“In terms of advertising, Canadians are entitled to know what their government in up to,” Flaherty said.

Trudeau said last week that spending on propaganda could instead be geared toward creating summer jobs for students in a time when youth unemployment is at all-time highs.

Liberal Finance Critic Scott Brison attacked the Conservatives in the House of Commons and said, “The price of one action plan ad during the playoffs could pay for 32 student summer jobs.”

Harper meanwhile dismissed opposition saying the money spent on advertising boosts confidence in the Canadian economy.

Since forming their first government in 2006, the Conservatives have spend $548 million on advertising.

A poll released in March says Canadians see the ads negatively. Of the respondents, 30% call them political, 24% call them a waste of money, and 12% call them “more commercial junk.”

Only 10% of respondents to the Forum poll, which surveyed 1,755 people of voting age with a margin of difference of 2% 19 times out of 20, thought the ads were part of the normal government routine.

The Conservatives, meanwhile have been stuffing the internet, airwaves and billboards with their ads since 2009.

Ironically, the Conservatives have done nothing better than what they accused their old rivals of. In 2006, the Conservatives said they would do business differently accusing Jean Chretien’s ads about the scandalous Sponsorship Program to be a partisan waste of taxpayers’ money.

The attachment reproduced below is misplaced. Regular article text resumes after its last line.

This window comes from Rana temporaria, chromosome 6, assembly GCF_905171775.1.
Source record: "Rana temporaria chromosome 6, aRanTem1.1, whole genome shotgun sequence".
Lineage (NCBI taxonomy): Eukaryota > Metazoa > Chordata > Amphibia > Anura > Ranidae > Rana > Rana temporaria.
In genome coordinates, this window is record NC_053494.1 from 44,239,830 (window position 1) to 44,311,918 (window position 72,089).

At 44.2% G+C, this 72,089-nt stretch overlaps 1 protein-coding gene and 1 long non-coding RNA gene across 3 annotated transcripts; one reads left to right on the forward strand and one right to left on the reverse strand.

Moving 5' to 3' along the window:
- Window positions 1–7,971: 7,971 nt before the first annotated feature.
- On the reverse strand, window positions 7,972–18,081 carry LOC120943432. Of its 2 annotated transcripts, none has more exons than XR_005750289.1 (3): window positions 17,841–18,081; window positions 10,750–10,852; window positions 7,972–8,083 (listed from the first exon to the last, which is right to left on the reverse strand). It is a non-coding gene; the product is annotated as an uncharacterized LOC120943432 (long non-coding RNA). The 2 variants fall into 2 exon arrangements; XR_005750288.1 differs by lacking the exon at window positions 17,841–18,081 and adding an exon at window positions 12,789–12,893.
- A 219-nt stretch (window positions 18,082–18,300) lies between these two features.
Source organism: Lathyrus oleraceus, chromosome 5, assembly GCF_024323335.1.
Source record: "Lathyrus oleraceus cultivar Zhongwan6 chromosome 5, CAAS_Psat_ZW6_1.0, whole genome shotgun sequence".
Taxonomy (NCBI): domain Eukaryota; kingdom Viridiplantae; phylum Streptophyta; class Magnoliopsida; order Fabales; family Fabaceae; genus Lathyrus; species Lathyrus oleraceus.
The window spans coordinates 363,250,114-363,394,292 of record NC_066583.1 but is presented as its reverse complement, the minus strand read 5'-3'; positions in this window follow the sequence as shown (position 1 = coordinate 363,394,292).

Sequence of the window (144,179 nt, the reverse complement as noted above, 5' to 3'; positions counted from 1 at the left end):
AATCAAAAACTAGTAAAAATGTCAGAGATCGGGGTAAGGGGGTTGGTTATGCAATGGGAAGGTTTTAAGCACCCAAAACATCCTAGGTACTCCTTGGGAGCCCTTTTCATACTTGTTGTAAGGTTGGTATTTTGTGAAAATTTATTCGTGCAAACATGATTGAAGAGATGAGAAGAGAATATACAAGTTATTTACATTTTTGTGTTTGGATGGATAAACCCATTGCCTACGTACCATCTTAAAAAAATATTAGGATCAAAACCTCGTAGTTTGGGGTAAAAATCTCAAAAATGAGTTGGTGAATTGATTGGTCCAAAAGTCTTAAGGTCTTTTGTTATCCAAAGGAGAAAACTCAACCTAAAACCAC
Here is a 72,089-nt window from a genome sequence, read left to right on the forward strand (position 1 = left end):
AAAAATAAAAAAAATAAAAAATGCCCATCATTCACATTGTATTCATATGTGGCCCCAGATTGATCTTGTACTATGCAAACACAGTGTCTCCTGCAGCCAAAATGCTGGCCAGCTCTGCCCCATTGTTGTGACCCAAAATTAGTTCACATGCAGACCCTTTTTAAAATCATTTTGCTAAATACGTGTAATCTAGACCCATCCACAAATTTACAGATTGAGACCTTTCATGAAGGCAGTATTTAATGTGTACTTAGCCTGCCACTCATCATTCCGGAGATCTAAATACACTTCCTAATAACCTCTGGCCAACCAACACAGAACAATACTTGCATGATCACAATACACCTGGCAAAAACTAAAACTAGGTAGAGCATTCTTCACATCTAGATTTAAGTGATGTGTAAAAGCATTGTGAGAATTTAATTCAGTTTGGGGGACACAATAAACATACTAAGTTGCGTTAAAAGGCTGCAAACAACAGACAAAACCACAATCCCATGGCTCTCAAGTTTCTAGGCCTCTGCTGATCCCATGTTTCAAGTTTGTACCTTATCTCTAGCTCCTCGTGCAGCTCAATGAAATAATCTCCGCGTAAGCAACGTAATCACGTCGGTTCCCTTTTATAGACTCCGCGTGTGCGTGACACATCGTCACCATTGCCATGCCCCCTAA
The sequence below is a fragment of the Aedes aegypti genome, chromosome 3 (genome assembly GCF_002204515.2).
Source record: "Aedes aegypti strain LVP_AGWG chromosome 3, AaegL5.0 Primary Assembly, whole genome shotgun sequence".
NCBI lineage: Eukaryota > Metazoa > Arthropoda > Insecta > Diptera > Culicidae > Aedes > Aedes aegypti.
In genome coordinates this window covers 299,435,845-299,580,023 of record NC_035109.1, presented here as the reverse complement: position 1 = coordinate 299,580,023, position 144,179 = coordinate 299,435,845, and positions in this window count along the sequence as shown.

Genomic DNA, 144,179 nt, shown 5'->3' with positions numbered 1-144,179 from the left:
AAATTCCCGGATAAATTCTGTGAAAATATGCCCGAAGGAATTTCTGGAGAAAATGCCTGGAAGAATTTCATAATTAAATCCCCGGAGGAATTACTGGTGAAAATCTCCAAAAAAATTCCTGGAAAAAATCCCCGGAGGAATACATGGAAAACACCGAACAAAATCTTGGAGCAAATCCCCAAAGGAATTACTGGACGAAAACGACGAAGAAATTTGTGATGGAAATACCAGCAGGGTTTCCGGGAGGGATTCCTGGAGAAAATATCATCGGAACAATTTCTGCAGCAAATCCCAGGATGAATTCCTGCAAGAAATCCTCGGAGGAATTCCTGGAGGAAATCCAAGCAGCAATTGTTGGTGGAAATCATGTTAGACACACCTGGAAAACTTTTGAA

The news yet again raises questions on the Conservatives’ economic management and highlights the theme of political interference which has surrounded the party for a while now. What do you think of soliciting emails sent to public servants? Do they pose a conflict of interest? Can they be deemed as intimidation or political interference? What do you think of Harper’s half a billion dollar ad campaign since coming into power in 2006? Have the Conservatives been hypocritical about the way they do business?

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   Categories: Department of National Defense, Economy, Integrity, Political Interference


On Monday, the longest campaign in modern history will come to a close and if current polls are any indication, Canada may be seeing a change in government after 9 years of Conservative rule under the leadership of Stephen Harper. Accountability was his calling card in 2006 and today, accountability may very well be one of the defining reasons for his departure.

In its length, in its cost and in its debate schedule, this election is unusual. The first and possibly only real debate of the campaign ended and here are the highlights of what happened.

Prime Minister Stephen Harper left Rideau Hall this morning with Governor General David Johnston’s approval to drop the writ and Canadians are now officially headed to the polls on October 19. For the first time since fixed election date legislation was brought in by the Conservative government, a fixed election date has been followed.